Despite this clear trend toward using deal price in appraising M&A transactions, the Chancery Court issued two opinions in the past year that did not rely on the merger price as fair value, instead relying exclusively on a discounted cash flow analysis. In In re Appraisal of SWS Group Inc., the court used a discounted cash flow analysis because “the sale of SWS was undertaken in conditions that make the price thus derived unreliable as evidence of fair value.” The court concluded that “certain structural limitations unique to SWS make the application of the merger price not the most reliable indicia of fair value,” including that SWS was party to a credit agreement with its would-be acquirer under which the acquirer exercised a partial veto power over competing offers. Similarly, in ACP Master, Ltd. v. Sprint Corp., the court explicitly did not consider deal price while finding that the fair value for Clearwire Corporation on the date of the merger was $2.13 per share, less than half the merger price of $5 per share. Sprint presented a record of alleged misconduct by the bidder and the court suggested that the original deal price of $2.97 per share was not fair. The court, however, found that the ultimate purchase price of $5 per share obtained after a bidding war erupted between Sprint and Dish Network resulted in a price that exceeded fair value at the date of the merger. In both cases, neither party relied on deal price to demonstrate fair value.

Notably, in December 2017, Delaware’s chancellor indicated during oral argument in In re Appraisal of Solera Holdings Inc. that he wanted a court-appointed expert to aid in the court’s appraisal analysis. During the argument, the chancellor noted that he had been “decapitated” by the Supreme Court’s reversal in DFC and that he did not “want to go through that again.” It remains to be seen whether Chancellor Bouchard’s decision to recruit an independent third-party expert will become prominent practice in appraisal actions going forward. The move has the potential to gain traction more broadly if it sufficiently addresses frustrations historically expressed by the Delaware courts over dueling litigant-hired experts, a process that has frequently resulted in widely disparate share price ranges. At the same time, given the trending emphasis on deal price as the best indicator of fair value in appraising transactions, courts may not be inclined to delegate valuation determinations to an independent expert in every case.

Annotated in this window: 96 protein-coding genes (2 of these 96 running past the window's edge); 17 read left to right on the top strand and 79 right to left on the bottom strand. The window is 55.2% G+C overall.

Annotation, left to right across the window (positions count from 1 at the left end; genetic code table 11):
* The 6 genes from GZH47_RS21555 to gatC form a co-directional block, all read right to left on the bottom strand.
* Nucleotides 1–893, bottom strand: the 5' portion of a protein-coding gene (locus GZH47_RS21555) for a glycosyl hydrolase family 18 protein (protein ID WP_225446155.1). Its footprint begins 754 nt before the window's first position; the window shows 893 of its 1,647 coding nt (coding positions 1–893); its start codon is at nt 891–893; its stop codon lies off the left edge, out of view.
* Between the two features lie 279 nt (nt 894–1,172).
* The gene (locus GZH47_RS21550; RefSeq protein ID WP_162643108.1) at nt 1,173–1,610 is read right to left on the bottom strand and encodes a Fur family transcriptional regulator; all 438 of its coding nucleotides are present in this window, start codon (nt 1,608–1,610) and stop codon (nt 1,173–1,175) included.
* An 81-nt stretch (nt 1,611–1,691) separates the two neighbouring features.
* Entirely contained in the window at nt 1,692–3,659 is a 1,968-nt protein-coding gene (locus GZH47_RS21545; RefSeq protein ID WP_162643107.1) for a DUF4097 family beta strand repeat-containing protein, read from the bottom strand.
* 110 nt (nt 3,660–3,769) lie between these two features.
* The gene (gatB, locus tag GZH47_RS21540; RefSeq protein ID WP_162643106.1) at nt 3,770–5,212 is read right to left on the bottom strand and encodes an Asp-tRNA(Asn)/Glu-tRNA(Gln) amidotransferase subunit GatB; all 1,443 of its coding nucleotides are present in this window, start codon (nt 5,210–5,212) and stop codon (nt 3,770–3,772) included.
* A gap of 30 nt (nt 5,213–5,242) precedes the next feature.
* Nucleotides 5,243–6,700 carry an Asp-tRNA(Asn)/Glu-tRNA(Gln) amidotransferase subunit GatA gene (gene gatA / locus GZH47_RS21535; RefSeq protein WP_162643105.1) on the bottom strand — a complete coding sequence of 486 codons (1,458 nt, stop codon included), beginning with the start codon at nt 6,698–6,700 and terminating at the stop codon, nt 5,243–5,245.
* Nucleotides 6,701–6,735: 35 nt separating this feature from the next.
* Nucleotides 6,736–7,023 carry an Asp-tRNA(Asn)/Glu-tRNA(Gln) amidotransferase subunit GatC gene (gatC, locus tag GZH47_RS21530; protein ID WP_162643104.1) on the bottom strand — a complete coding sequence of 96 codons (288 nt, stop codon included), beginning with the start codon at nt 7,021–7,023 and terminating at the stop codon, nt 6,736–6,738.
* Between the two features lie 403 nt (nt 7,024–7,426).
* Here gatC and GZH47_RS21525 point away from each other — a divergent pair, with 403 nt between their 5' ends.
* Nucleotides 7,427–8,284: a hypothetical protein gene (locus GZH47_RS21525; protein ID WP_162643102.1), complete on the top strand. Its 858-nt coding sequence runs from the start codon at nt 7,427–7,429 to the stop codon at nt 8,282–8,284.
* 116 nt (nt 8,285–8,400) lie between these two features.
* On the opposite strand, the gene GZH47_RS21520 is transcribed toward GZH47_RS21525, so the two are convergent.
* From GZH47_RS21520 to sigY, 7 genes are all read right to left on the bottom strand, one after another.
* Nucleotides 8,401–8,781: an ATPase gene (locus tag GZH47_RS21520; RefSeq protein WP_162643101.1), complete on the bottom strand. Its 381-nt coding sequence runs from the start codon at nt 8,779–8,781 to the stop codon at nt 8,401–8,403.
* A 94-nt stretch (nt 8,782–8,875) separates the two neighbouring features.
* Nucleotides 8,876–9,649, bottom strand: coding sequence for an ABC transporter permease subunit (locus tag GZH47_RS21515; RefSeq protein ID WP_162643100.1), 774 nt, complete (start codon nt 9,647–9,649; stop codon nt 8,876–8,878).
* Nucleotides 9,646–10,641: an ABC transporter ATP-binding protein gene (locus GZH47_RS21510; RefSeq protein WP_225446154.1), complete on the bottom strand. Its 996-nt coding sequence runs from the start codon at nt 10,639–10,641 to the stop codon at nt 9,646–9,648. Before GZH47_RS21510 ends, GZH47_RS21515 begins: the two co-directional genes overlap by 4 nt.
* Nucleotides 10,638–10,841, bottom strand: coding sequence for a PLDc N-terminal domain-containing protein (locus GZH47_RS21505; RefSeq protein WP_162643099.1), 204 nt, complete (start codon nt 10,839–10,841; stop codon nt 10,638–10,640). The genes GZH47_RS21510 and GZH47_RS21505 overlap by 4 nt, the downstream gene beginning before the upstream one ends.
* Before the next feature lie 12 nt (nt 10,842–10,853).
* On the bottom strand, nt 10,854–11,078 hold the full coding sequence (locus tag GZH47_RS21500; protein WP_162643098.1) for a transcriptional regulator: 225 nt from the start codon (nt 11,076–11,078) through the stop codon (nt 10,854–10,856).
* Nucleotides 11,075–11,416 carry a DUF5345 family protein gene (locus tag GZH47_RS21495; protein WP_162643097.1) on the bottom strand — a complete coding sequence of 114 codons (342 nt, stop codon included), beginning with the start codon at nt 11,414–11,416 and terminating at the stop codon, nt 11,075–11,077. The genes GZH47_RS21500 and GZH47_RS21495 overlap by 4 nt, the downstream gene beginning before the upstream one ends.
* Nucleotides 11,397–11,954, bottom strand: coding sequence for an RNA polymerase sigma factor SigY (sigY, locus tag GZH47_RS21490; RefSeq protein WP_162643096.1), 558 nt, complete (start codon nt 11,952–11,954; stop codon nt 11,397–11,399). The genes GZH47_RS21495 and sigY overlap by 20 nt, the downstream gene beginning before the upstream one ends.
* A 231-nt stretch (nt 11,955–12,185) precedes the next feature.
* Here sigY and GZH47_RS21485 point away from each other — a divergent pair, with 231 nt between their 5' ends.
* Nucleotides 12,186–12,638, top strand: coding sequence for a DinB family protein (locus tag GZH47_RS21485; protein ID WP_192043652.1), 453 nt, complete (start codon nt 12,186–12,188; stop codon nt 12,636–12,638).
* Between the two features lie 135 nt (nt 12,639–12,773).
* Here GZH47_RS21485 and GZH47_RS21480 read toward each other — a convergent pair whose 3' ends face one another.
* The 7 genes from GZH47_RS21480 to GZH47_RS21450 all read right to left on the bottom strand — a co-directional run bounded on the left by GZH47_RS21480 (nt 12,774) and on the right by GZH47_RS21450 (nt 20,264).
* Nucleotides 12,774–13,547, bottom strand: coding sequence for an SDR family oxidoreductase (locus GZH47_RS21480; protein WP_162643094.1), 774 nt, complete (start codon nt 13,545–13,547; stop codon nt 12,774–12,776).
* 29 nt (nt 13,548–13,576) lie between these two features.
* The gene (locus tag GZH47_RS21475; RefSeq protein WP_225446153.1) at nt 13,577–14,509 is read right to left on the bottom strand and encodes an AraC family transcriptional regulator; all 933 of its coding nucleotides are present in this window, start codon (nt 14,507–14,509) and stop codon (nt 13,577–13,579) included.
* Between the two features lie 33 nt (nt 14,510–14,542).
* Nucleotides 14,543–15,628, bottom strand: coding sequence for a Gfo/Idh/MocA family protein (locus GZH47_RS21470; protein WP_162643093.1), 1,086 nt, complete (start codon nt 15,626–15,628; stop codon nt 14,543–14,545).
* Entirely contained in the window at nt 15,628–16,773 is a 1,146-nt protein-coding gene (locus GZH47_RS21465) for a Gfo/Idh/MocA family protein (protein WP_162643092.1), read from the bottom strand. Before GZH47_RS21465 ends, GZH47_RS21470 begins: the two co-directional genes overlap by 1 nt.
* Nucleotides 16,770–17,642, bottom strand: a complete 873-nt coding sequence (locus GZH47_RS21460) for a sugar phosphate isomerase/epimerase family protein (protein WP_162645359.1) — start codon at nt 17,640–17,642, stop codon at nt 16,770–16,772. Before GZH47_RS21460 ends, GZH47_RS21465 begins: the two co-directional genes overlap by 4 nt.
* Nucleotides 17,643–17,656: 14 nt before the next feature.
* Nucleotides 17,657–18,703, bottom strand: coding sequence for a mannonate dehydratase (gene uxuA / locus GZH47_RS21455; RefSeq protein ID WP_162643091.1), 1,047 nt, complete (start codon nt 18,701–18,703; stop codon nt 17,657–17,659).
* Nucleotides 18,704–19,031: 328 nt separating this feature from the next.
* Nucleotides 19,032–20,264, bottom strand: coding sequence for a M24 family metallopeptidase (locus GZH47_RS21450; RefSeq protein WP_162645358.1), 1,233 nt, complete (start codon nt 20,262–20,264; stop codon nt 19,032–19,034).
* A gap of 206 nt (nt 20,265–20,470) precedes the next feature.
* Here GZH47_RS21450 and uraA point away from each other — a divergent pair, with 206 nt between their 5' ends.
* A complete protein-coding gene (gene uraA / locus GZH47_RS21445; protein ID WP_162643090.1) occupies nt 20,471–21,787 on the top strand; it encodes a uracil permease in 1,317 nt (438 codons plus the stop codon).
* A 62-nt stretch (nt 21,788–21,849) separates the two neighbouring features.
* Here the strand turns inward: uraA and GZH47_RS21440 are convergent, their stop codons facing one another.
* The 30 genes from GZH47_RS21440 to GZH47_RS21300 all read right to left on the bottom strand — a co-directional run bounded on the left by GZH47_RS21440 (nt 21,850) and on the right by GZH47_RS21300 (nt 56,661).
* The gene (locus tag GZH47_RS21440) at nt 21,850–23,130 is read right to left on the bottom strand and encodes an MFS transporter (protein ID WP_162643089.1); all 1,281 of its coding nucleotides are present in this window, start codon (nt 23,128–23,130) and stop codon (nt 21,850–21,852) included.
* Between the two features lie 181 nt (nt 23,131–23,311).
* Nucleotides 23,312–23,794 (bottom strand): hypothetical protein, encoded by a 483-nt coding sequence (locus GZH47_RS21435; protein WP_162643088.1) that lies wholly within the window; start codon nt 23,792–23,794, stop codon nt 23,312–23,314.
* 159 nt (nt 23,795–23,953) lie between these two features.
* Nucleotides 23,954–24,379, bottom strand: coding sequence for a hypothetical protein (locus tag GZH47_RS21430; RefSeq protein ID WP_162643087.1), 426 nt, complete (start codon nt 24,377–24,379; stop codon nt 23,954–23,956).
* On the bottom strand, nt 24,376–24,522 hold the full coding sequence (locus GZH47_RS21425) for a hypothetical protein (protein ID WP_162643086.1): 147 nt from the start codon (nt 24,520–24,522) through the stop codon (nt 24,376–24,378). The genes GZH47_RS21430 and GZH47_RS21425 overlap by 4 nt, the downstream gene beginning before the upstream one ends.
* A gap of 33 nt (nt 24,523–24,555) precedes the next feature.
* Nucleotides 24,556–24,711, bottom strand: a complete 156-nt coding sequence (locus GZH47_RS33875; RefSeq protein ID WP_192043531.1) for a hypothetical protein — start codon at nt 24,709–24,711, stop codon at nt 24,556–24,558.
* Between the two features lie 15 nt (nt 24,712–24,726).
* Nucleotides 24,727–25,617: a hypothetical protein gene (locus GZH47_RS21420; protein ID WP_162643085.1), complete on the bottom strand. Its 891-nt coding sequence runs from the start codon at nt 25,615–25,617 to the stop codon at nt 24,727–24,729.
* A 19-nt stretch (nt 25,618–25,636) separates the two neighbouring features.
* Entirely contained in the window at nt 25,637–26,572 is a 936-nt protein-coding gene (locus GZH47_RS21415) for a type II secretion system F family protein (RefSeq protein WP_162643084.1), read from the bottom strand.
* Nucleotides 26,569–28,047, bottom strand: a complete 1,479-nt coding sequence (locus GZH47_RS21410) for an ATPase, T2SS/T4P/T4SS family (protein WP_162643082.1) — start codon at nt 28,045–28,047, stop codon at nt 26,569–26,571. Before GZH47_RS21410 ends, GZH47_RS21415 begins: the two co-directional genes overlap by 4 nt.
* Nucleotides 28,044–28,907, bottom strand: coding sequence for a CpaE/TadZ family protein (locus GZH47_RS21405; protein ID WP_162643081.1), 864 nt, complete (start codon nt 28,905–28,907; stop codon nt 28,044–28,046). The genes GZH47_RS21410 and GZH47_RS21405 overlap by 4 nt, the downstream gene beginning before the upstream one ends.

These decisions reaffirm the importance of deal price in appraisal cases, a fact companies on both sides of a deal should keep in mind through negotiations and deal closing. While Dell deliberately does not lay down a bright-line rule, it nevertheless gravitates towards deal price as the proper estimate of fair value, and SWS and Sprint are best seen as outliers resulting from specific evidence of flaws in the transaction process. Indeed, taken together, these cases demonstrate the importance of careful adherence to proper process, and suggest reduced risk that courts will reject deal prices absent structural impediments to or flaws in the negotiation and sale process. Companies assessing M&A transactions should continue to give due consideration to risks inherent in appraisal actions as a matter of course, in addition to the risk of class action litigation; however, adherence to appropriate process and robust negotiations should reduce the risk of both. Large shareholders, too, should take heed of the Dell decision before making the decision to dissent and seek appraisal, which can often be a timely and expensive process.

Application of the Business Judgment Rule in the Wake of Corwin

In late 2015, the Delaware Supreme Court handed down its landmark decision in Corwin v. KKR Financial Holdings LLC, establishing the rule that the business judgment standard of review applies where a transaction “not subject to the entire fairness standard of review has been approved by a fully informed, uncoerced majority of the disinterested stockholders.” Since then, Delaware courts have enforced Corwin’s high bar for plaintiff stockholders who pursue damages claims post-merger. In 2016, the Chancery Court dismissed multiple stockholder actions at the pleading stage where the court found that the stockholder approval vote was fully informed and the transaction did not involve a controller. Delaware courts continued to interpret and apply Corwin broadly in 2017.

In In re Volcano Corp. Stockholder Litigation, the Delaware Supreme Court affirmed dismissal of a fiduciary duty action brought by plaintiffs (former public shareholders of Volcano Corporation) against individual Volcano directors and the Volcano board’s financial advisor after the company was acquired by Philips Holdings USA in an all-cash merger. The Court held that stockholder acceptance of a first-step tender offer has the same cleansing effect under Corwin as a stockholder vote in favor of a long-form merger. Because Volcano’s “fully informed, uncoerced, disinterested stockholders approved the Merger by tendering a majority” of the company’s shares in the transaction, “the business judgment rule irrebuttably applie[d].” The Court’s decision in Volcano rejected the notion that there is a distinction in the treatment of tender offers versus stockholder votes for the purposes of applying Corwin.